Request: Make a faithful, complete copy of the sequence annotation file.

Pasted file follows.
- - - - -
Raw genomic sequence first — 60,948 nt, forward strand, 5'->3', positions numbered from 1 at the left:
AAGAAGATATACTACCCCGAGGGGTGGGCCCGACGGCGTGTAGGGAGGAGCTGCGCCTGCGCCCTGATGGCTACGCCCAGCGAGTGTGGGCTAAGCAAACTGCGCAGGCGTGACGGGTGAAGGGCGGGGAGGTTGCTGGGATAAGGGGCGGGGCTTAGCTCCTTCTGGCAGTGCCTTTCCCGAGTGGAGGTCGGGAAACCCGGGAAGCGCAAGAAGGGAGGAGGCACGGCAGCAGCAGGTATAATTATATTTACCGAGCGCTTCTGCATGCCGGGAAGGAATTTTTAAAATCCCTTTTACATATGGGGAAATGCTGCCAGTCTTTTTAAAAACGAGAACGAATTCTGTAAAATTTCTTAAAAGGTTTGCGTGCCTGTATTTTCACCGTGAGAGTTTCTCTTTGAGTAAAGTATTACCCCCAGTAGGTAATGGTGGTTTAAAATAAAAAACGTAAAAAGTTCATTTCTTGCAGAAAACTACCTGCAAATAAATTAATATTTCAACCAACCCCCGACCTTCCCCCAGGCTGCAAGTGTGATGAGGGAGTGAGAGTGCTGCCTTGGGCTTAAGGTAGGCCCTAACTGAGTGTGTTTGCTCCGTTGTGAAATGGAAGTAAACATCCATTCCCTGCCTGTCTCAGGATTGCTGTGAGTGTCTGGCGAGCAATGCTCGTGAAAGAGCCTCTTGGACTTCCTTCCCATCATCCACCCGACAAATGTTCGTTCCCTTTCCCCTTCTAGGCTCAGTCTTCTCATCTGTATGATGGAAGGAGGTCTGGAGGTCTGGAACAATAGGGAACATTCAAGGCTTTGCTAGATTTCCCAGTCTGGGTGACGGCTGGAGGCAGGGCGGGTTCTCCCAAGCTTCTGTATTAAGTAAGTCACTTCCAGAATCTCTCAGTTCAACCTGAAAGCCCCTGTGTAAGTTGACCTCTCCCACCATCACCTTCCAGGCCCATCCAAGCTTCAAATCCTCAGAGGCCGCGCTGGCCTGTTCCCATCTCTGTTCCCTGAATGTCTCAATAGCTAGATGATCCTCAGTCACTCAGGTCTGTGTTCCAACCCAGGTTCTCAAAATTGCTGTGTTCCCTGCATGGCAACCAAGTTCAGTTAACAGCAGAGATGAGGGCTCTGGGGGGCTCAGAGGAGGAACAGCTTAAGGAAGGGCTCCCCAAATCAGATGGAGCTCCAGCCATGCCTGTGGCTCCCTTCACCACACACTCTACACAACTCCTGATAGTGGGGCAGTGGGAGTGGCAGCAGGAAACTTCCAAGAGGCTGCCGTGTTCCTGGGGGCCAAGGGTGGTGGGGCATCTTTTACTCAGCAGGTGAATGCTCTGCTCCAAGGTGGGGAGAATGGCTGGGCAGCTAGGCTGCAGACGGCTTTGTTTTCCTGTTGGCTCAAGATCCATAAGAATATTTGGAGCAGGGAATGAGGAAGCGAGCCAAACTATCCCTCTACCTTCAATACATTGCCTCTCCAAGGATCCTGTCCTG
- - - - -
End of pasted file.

Raw genomic sequence first — 60,948 nt, forward strand, 5'->3', positions numbered from 1 at the left:
AAGAAGATATACTACCCCGAGGGGTGGGCCCGACGGCGTGTAGGGAGGAGCTGCGCCTGCGCCCTGATGGCTACGCCCAGCGAGTGTGGGCTAAGCAAACTGCGCAGGCGTGACGGGTGAAGGGCGGGGAGGTTGCTGGGATAAGGGGCGGGGCTTAGCTCCTTCTGGCAGTGCCTTTCCCGAGTGGAGGTCGGGAAACCCGGGAAGCGCAAGAAGGGAGGAGGCACGGCAGCAGCAGGTATAATTATATTTACCGAGCGCTTCTGCATGCCGGGAAGGAATTTTTAAAATCCCTTTTACATATGGGGAAATGCTGCCAGTCTTTTTAAAAACGAGAACGAATTCTGTAAAATTTCTTAAAAGGTTTGCGTGCCTGTATTTTCACCGTGAGAGTTTCTCTTTGAGTAAAGTATTACCCCCAGTAGGTAATGGTGGTTTAAAATAAAAAACGTAAAAAGTTCATTTCTTGCAGAAAACTACCTGCAAATAAATTAATATTTCAACCAACCCCCGACCTTCCCCCAGGCTGCAAGTGTGATGAGGGAGTGAGAGTGCTGCCTTGGGCTTAAGGTAGGCCCTAACTGAGTGTGTTTGCTCCGTTGTGAAATGGAAGTAAACATCCATTCCCTGCCTGTCTCAGGATTGCTGTGAGTGTCTGGCGAGCAATGCTCGTGAAAGAGCCTCTTGGACTTCCTTCCCATCATCCACCCGACAAATGTTCGTTCCCTTTCCCCTTCTAGGCTCAGTCTTCTCATCTGTATGATGGAAGGAGGTCTGGAGGTCTGGAACAATAGGGAACATTCAAGGCTTTGCTAGATTTCCCAGTCTGGGTGACGGCTGGAGGCAGGGCGGGTTCTCCCAAGCTTCTGTATTAAGTAAGTCACTTCCAGAATCTCTCAGTTCAACCTGAAAGCCCCTGTGTAAGTTGACCTCTCCCACCATCACCTTCCAGGCCCATCCAAGCTTCAAATCCTCAGAGGCCGCGCTGGCCTGTTCCCATCTCTGTTCCCTGAATGTCTCAATAGCTAGATGATCCTCAGTCACTCAGGTCTGTGTTCCAACCCAGGTTCTCAAAATTGCTGTGTTCCCTGCATGGCAACCAAGTTCAGTTAACAGCAGAGATGAGGGCTCTGGGGGGCTCAGAGGAGGAACAGCTTAAGGAAGGGCTCCCCAAATCAGATGGAGCTCCAGCCATGCCTGTGGCTCCCTTCACCACACACTCTACACAACTCCTGATAGTGGGGCAGTGGGAGTGGCAGCAGGAAACTTCCAAGAGGCTGCCGTGTTCCTGGGGGCCAAGGGTGGTGGGGCATCTTTTACTCAGCAGGTGAATGCTCTGCTCCAAGGTGGGGAGAATGGCTGGGCAGCTAGGCTGCAGACGGCTTTGTTTTCCTGTTGGCTCAAGATCCATAAGAATATTTGGAGCAGGGAATGAGGAAGCGAGCCAAACTATCCCTCTACCTTCAATACATTGCCTCTCCAAGGATCCTGTCCTG